Wedding season is fast approaching, and in honour of this, Friday-Ad has caught up with Brighton based photographer Chris Giles. Chris, who holds a particular love of wedding photography, talks to us about the industry he loves, offers advice for those with upcoming nuptials and shares some thoughts from the other side of the camera.
Why is photography important to you, and where did your love spawn from?
I guess it’s a culmination of reasons. A legacy being one, knowing that after I’m gone I’ll continue to exist through my work is a big plus. Another one being that working with nice people on happy occasions rubs off on you and makes you a better person overall. I’ve always appreciated art and pretty things in nature, a faulty Sony Cybershot and the arrival of a new puppy meant, new camera, newer camera, more expensive one and so on to the stage I am today.
Do you harbour nostalgia for your first camera? What was it?
My first camera? Wow, no not really any nostalgia, but if any camera sticks out in my mind it was the old film cameras that instead of taking rolls of film took discs….they didn’t last very long! Other than that, the Canon 40D. It’s the camera I had when I went from Amateur to Pro.
Do you have a favourite photo of all time, be it yours or another’s? What makes it so special?
There’s one that my Dad took of my grandmother in some poppy fields. She later developed Alzheimer’s very badly and it’s nice to have something of her at peace.
As a professional photographer you confess to a particular love of wedding photography – why is this?
It’s because there’s never a dull moment, never an unhappy face and everyone is in good spirits. It’s also a real privilege to be asked into such a close group of family and friends and I never overlook how fortunate I am to be there.
What advice would you give to any couples out there, with upcoming nuptials, looking to employ a wedding photographer? What sets the best apart from the rest?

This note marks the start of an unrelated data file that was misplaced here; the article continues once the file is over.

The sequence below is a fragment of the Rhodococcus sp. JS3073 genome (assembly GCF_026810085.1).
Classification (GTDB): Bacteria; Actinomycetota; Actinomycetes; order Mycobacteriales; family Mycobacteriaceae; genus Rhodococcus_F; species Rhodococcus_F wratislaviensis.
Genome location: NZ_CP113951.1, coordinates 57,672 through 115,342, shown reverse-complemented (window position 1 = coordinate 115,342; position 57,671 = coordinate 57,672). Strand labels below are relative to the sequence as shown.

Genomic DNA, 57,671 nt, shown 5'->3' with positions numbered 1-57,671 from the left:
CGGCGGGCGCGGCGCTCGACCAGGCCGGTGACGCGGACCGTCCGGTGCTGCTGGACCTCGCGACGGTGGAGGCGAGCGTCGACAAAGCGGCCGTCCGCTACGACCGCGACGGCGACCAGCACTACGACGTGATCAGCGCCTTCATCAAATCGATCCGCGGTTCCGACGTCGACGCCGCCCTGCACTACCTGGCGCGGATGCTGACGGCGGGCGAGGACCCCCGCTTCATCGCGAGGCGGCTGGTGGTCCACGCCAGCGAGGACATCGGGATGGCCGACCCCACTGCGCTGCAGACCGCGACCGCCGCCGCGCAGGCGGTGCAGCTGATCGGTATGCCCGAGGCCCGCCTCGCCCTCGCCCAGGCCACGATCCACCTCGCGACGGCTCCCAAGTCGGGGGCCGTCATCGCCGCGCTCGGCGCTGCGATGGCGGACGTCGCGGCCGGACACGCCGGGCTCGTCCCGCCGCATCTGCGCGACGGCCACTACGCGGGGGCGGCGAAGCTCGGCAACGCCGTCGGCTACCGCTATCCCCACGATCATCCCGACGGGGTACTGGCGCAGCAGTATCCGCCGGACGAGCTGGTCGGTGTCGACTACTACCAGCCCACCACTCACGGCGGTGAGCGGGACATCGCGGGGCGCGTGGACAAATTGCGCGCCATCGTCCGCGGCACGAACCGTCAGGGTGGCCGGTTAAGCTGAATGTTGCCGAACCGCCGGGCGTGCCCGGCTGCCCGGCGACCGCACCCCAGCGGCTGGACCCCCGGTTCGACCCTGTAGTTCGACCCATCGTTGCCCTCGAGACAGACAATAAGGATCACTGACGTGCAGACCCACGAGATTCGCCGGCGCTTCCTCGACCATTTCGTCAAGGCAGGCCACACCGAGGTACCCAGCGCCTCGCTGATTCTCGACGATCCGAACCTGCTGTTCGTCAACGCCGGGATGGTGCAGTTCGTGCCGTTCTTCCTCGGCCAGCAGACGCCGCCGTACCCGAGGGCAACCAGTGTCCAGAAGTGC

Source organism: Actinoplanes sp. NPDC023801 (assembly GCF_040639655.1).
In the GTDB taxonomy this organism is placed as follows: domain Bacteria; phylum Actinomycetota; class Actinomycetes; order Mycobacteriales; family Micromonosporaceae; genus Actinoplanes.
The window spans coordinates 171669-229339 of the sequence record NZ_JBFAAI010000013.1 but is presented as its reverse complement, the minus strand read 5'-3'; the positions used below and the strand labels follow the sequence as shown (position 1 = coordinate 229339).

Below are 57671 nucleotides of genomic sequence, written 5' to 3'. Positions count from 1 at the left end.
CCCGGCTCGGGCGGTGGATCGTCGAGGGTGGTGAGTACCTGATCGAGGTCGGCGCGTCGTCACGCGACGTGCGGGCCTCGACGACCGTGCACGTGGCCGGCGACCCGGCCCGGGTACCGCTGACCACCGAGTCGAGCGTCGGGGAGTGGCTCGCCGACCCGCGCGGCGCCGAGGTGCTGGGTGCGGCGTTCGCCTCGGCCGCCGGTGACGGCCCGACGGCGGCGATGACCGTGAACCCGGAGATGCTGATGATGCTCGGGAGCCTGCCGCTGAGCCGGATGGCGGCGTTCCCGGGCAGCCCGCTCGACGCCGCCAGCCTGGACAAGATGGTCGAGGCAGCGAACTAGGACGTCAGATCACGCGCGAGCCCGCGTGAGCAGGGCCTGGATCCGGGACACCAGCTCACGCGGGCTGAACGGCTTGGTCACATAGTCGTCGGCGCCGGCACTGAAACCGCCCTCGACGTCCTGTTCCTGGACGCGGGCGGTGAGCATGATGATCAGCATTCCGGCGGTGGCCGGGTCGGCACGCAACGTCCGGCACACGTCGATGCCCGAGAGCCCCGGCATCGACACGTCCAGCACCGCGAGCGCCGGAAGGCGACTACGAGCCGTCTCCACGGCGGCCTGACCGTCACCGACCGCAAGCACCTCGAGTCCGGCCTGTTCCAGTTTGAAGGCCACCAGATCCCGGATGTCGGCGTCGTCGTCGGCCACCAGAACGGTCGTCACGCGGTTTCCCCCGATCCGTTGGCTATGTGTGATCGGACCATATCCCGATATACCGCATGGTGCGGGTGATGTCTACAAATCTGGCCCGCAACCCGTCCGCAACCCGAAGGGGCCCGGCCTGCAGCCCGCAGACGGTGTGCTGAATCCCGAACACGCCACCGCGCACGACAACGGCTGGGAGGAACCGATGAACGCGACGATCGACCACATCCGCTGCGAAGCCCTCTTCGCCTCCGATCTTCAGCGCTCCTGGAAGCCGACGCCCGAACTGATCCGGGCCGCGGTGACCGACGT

There are three simple stages:
1. Find someone whose work you love (Internet)
2. Find out if they are within budget (email)
3. Make sure they aren’t a loony (Meet).
Lastly, it’s more important to spend out on image quality, than mediocre work in order to afford an album. Albums, prints, canvasses can be taken any time after the wedding but if you don’t have any decent images to print in the first place….
For any couples out there currently trying to fix a date, what would you say are the main visual benefits between a summer and winter wedding?
The biggest things that impact photography over the course of a year are light and temperature. If it’s too cold everyone ends up inside making it more of a challenge. The lack of light in the winter is the biggest killer. Weddings in December can be troublesome as at 4pm it’s too dark to work outside. So those group shots, pictures of the couple together and so on just aren’t feasible. Flash isn’t always the answer but it depends on what the couple actually wants. I prefer late summer, early autumn weddings personally, lots of colours, and mild weather. Summer, whilst having great light to work with, can lead to a sweltering wedding party, melting wedding cakes and dead, brown lawns!
With the rapid developments in Smartphone technology, do you think there is a chance that the camera could become obsolete as a snapshot device?
No, everything is moving forward at the same time so whilst Smartphone’s may be heading towards the quality of compact cameras from 10 years ago they will always be 10 years behind. The laws of physics apply as well, as does people’s expectations of quality. If you went back in time and gave someone an Iphone by yesterday’s standards they’d be impressed. By today’s standards they wouldn’t be.
And lastly, where do you see the future of film photography? Does it still have a significant part to play in professional photography?
It does but only in Fashion and Portraiture. I still use Medium Format film for portraits but compared to today’s high end cameras it’s fighting a losing battle. Everyone wants things yesterday and film needs processing, scanning, etc. Long term, film will always be used for a certain look.
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